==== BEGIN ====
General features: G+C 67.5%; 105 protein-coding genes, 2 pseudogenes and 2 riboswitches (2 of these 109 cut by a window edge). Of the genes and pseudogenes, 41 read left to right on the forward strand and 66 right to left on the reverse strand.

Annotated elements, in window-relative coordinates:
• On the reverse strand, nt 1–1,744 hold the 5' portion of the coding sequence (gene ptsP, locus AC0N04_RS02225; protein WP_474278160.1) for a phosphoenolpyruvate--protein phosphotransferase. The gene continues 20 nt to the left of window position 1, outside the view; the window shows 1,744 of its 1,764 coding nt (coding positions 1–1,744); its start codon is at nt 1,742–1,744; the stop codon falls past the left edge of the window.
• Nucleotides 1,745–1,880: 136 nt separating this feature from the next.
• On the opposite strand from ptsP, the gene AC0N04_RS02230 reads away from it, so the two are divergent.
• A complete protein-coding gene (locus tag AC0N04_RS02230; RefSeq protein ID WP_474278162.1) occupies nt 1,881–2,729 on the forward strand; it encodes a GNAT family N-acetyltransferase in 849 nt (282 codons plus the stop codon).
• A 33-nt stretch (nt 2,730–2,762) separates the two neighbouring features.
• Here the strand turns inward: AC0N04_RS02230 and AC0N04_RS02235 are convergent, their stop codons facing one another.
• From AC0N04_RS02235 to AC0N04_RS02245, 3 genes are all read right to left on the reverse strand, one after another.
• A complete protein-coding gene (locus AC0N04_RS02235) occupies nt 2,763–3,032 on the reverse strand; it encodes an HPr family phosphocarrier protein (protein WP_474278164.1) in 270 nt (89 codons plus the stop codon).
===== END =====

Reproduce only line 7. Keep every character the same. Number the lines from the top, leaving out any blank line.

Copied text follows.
• A 33-nt stretch (nt 2,730–2,762) separates the two neighbouring features.